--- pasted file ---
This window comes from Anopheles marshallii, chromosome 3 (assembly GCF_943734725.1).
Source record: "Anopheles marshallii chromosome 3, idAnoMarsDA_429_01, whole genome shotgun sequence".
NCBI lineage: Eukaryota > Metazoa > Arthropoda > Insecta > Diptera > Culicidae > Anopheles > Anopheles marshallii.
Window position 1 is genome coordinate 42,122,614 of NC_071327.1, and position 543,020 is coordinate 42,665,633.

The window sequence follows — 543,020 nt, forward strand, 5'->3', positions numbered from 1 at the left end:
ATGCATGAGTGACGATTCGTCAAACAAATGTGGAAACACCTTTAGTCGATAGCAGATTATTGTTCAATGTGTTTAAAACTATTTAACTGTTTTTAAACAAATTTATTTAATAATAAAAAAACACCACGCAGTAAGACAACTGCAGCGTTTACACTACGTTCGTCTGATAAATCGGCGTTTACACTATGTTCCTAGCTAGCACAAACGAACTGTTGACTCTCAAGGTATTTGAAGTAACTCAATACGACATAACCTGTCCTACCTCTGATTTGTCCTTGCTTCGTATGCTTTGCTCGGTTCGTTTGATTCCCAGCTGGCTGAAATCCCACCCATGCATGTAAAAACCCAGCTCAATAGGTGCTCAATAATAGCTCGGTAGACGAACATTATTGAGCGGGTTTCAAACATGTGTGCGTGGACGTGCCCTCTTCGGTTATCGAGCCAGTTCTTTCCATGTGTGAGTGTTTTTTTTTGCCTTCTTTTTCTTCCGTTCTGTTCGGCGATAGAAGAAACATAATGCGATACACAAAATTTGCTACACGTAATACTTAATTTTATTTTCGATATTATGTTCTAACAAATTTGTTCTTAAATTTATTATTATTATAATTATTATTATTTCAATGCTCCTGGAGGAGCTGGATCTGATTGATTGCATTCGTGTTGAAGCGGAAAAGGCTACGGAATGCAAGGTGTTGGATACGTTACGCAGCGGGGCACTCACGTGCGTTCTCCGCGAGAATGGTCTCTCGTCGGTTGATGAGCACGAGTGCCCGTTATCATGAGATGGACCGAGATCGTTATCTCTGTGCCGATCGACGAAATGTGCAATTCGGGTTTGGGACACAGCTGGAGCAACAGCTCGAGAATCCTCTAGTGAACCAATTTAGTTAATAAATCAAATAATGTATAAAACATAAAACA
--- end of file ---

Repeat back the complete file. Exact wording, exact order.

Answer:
This window comes from Anopheles marshallii, chromosome 3 (assembly GCF_943734725.1).
Source record: "Anopheles marshallii chromosome 3, idAnoMarsDA_429_01, whole genome shotgun sequence".
NCBI lineage: Eukaryota > Metazoa > Arthropoda > Insecta > Diptera > Culicidae > Anopheles > Anopheles marshallii.
Window position 1 is genome coordinate 42,122,614 of NC_071327.1, and position 543,020 is coordinate 42,665,633.

The window sequence follows — 543,020 nt, forward strand, 5'->3', positions numbered from 1 at the left end:
ATGCATGAGTGACGATTCGTCAAACAAATGTGGAAACACCTTTAGTCGATAGCAGATTATTGTTCAATGTGTTTAAAACTATTTAACTGTTTTTAAACAAATTTATTTAATAATAAAAAAACACCACGCAGTAAGACAACTGCAGCGTTTACACTACGTTCGTCTGATAAATCGGCGTTTACACTATGTTCCTAGCTAGCACAAACGAACTGTTGACTCTCAAGGTATTTGAAGTAACTCAATACGACATAACCTGTCCTACCTCTGATTTGTCCTTGCTTCGTATGCTTTGCTCGGTTCGTTTGATTCCCAGCTGGCTGAAATCCCACCCATGCATGTAAAAACCCAGCTCAATAGGTGCTCAATAATAGCTCGGTAGACGAACATTATTGAGCGGGTTTCAAACATGTGTGCGTGGACGTGCCCTCTTCGGTTATCGAGCCAGTTCTTTCCATGTGTGAGTGTTTTTTTTTGCCTTCTTTTTCTTCCGTTCTGTTCGGCGATAGAAGAAACATAATGCGATACACAAAATTTGCTACACGTAATACTTAATTTTATTTTCGATATTATGTTCTAACAAATTTGTTCTTAAATTTATTATTATTATAATTATTATTATTTCAATGCTCCTGGAGGAGCTGGATCTGATTGATTGCATTCGTGTTGAAGCGGAAAAGGCTACGGAATGCAAGGTGTTGGATACGTTACGCAGCGGGGCACTCACGTGCGTTCTCCGCGAGAATGGTCTCTCGTCGGTTGATGAGCACGAGTGCCCGTTATCATGAGATGGACCGAGATCGTTATCTCTGTGCCGATCGACGAAATGTGCAATTCGGGTTTGGGACACAGCTGGAGCAACAGCTCGAGAATCCTCTAGTGAACCAATTTAGTTAATAAATCAAATAATGTATAAAACATAAAACA